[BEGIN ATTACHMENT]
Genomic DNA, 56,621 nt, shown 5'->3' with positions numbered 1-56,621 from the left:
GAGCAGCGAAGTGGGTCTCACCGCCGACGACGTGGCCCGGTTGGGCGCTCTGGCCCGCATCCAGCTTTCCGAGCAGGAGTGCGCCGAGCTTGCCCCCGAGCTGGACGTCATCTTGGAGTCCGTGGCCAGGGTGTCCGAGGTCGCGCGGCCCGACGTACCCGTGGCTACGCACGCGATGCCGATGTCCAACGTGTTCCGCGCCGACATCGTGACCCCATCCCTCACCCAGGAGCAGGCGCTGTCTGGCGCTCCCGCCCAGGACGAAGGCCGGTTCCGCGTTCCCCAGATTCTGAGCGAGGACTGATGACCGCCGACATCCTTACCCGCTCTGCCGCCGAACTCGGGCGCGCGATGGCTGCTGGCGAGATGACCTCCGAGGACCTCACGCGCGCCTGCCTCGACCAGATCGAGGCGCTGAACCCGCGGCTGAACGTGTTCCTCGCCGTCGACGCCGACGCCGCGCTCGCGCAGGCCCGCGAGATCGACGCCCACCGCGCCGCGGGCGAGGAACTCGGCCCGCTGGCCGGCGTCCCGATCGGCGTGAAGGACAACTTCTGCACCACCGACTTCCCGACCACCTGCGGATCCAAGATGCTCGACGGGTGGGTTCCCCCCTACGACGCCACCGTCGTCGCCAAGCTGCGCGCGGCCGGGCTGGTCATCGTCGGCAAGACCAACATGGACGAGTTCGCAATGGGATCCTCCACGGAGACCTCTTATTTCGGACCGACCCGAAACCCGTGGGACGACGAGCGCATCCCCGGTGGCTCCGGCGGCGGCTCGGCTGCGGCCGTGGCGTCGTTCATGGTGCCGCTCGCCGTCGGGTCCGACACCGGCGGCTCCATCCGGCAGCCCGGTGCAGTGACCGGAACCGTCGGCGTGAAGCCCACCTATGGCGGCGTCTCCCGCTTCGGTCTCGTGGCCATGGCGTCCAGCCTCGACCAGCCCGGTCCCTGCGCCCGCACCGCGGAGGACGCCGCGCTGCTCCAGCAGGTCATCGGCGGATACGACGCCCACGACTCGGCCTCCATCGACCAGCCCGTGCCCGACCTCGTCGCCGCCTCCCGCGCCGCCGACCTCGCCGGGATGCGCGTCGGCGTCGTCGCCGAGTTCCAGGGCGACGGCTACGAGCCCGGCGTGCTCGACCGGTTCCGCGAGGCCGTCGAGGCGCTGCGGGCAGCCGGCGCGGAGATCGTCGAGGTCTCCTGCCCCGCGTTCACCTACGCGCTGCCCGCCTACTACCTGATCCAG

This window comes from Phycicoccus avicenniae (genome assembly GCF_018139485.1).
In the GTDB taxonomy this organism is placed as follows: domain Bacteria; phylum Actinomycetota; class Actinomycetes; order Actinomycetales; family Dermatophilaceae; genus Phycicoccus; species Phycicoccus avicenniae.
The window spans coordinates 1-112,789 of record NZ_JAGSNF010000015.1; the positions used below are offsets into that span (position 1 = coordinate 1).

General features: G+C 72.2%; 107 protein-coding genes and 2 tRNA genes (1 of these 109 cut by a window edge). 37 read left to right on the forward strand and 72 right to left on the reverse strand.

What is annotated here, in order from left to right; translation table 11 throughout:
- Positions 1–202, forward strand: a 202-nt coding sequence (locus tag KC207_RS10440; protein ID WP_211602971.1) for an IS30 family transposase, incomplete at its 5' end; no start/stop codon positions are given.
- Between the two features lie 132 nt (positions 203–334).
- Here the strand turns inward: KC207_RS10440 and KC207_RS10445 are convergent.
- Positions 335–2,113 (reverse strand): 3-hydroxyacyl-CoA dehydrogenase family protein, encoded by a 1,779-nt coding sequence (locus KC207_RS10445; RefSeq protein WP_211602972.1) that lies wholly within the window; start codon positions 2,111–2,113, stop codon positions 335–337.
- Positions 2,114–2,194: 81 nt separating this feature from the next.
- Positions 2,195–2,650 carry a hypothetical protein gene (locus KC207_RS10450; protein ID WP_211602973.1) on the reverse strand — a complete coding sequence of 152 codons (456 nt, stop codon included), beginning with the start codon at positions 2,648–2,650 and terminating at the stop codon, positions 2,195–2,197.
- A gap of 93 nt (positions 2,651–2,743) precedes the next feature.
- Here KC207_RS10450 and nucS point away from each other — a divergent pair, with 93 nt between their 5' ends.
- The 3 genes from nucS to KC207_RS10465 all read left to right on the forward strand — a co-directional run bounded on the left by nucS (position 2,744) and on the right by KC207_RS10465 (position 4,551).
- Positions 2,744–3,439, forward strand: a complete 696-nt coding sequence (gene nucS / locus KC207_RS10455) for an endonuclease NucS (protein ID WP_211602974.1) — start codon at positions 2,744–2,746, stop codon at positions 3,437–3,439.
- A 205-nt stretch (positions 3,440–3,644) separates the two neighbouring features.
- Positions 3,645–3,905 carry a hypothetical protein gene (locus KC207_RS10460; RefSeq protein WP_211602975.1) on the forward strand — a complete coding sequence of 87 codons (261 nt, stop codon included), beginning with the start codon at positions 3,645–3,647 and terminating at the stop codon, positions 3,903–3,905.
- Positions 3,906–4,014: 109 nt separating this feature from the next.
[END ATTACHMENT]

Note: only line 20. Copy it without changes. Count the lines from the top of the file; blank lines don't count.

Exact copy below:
- Positions 3,906–4,014: 109 nt separating this feature from the next.